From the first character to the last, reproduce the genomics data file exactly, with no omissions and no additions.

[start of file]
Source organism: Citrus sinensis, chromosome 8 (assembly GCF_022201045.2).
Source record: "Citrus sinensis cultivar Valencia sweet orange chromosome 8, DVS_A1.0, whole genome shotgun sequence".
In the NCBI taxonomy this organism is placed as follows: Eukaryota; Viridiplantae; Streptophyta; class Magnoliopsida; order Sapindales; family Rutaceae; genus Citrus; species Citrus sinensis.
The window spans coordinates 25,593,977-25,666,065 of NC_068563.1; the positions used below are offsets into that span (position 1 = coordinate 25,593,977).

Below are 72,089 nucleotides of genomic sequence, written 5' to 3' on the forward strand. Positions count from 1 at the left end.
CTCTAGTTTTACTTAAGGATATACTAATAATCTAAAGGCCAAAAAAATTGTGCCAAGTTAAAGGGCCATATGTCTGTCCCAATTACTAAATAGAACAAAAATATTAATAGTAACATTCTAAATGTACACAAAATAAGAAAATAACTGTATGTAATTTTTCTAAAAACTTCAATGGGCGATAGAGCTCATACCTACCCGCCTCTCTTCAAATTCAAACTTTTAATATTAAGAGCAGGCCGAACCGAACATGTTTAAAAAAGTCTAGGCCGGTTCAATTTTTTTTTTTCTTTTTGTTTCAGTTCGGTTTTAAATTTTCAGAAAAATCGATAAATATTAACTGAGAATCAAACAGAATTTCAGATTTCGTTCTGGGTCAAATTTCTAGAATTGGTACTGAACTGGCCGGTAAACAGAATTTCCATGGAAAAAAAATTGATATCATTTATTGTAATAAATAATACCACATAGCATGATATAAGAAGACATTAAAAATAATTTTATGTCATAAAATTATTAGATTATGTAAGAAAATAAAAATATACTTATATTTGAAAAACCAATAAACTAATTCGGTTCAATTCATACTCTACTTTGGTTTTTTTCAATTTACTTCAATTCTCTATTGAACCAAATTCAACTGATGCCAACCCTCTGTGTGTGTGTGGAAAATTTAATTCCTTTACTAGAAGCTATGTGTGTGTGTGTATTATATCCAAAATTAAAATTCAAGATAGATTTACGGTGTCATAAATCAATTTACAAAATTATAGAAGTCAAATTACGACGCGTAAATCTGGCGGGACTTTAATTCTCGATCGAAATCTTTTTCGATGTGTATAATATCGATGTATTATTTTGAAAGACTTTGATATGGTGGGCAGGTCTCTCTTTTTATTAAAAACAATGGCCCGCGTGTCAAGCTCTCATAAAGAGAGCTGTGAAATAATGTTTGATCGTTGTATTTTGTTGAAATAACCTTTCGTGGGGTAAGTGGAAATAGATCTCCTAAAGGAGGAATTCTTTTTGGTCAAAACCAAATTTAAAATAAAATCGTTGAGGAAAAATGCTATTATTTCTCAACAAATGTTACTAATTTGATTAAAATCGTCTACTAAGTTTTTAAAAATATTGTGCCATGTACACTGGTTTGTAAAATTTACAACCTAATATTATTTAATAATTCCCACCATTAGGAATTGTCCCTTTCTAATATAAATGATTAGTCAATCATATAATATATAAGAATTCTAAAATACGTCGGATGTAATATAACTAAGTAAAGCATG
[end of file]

Source organism: Citrus sinensis, chromosome 8 (assembly GCF_022201045.2).
Source record: "Citrus sinensis cultivar Valencia sweet orange chromosome 8, DVS_A1.0, whole genome shotgun sequence".
In the NCBI taxonomy this organism is placed as follows: Eukaryota; Viridiplantae; Streptophyta; class Magnoliopsida; order Sapindales; family Rutaceae; genus Citrus; species Citrus sinensis.
The window spans coordinates 25,593,977-25,666,065 of NC_068563.1; the positions used below are offsets into that span (position 1 = coordinate 25,593,977).

Below are 72,089 nucleotides of genomic sequence, written 5' to 3' on the forward strand. Positions count from 1 at the left end.
CTCTAGTTTTACTTAAGGATATACTAATAATCTAAAGGCCAAAAAAATTGTGCCAAGTTAAAGGGCCATATGTCTGTCCCAATTACTAAATAGAACAAAAATATTAATAGTAACATTCTAAATGTACACAAAATAAGAAAATAACTGTATGTAATTTTTCTAAAAACTTCAATGGGCGATAGAGCTCATACCTACCCGCCTCTCTTCAAATTCAAACTTTTAATATTAAGAGCAGGCCGAACCGAACATGTTTAAAAAAGTCTAGGCCGGTTCAATTTTTTTTTTTCTTTTTGTTTCAGTTCGGTTTTAAATTTTCAGAAAAATCGATAAATATTAACTGAGAATCAAACAGAATTTCAGATTTCGTTCTGGGTCAAATTTCTAGAATTGGTACTGAACTGGCCGGTAAACAGAATTTCCATGGAAAAAAAATTGATATCATTTATTGTAATAAATAATACCACATAGCATGATATAAGAAGACATTAAAAATAATTTTATGTCATAAAATTATTAGATTATGTAAGAAAATAAAAATATACTTATATTTGAAAAACCAATAAACTAATTCGGTTCAATTCATACTCTACTTTGGTTTTTTTCAATTTACTTCAATTCTCTATTGAACCAAATTCAACTGATGCCAACCCTCTGTGTGTGTGTGGAAAATTTAATTCCTTTACTAGAAGCTATGTGTGTGTGTGTATTATATCCAAAATTAAAATTCAAGATAGATTTACGGTGTCATAAATCAATTTACAAAATTATAGAAGTCAAATTACGACGCGTAAATCTGGCGGGACTTTAATTCTCGATCGAAATCTTTTTCGATGTGTATAATATCGATGTATTATTTTGAAAGACTTTGATATGGTGGGCAGGTCTCTCTTTTTATTAAAAACAATGGCCCGCGTGTCAAGCTCTCATAAAGAGAGCTGTGAAATAATGTTTGATCGTTGTATTTTGTTGAAATAACCTTTCGTGGGGTAAGTGGAAATAGATCTCCTAAAGGAGGAATTCTTTTTGGTCAAAACCAAATTTAAAATAAAATCGTTGAGGAAAAATGCTATTATTTCTCAACAAATGTTACTAATTTGATTAAAATCGTCTACTAAGTTTTTAAAAATATTGTGCCATGTACACTGGTTTGTAAAATTTACAACCTAATATTATTTAATAATTCCCACCATTAGGAATTGTCCCTTTCTAATATAAATGATTAGTCAATCATATAATATATAAGAATTCTAAAATACGTCGGATGTAATATAACTAAGTAAAGCATG